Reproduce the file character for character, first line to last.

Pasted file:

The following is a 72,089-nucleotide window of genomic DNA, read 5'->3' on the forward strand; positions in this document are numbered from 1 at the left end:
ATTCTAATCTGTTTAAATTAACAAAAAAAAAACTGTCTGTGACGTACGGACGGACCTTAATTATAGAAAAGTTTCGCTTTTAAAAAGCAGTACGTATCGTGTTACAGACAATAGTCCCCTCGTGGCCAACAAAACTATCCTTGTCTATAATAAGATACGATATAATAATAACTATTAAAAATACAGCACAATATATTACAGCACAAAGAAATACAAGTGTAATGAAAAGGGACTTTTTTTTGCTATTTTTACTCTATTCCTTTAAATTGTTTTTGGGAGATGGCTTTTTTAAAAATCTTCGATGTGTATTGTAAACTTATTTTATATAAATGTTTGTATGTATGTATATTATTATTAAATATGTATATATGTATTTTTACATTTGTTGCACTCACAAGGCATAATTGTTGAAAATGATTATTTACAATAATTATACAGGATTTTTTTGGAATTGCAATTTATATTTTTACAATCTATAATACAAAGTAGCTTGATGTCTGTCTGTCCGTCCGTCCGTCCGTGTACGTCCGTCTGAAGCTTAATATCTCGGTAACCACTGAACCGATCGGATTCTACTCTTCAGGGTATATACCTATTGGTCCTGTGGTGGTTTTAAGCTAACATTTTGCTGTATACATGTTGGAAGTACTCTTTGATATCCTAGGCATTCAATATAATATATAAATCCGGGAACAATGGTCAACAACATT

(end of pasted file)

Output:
The following is a 72,089-nucleotide window of genomic DNA, read 5'->3' on the forward strand; positions in this document are numbered from 1 at the left end:
ATTCTAATCTGTTTAAATTAACAAAAAAAAAACTGTCTGTGACGTACGGACGGACCTTAATTATAGAAAAGTTTCGCTTTTAAAAAGCAGTACGTATCGTGTTACAGACAATAGTCCCCTCGTGGCCAACAAAACTATCCTTGTCTATAATAAGATACGATATAATAATAACTATTAAAAATACAGCACAATATATTACAGCACAAAGAAATACAAGTGTAATGAAAAGGGACTTTTTTTTGCTATTTTTACTCTATTCCTTTAAATTGTTTTTGGGAGATGGCTTTTTTAAAAATCTTCGATGTGTATTGTAAACTTATTTTATATAAATGTTTGTATGTATGTATATTATTATTAAATATGTATATATGTATTTTTACATTTGTTGCACTCACAAGGCATAATTGTTGAAAATGATTATTTACAATAATTATACAGGATTTTTTTGGAATTGCAATTTATATTTTTACAATCTATAATACAAAGTAGCTTGATGTCTGTCTGTCCGTCCGTCCGTCCGTGTACGTCCGTCTGAAGCTTAATATCTCGGTAACCACTGAACCGATCGGATTCTACTCTTCAGGGTATATACCTATTGGTCCTGTGGTGGTTTTAAGCTAACATTTTGCTGTATACATGTTGGAAGTACTCTTTGATATCCTAGGCATTCAATATAATATATAAATCCGGGAACAATGGTCAACAACATT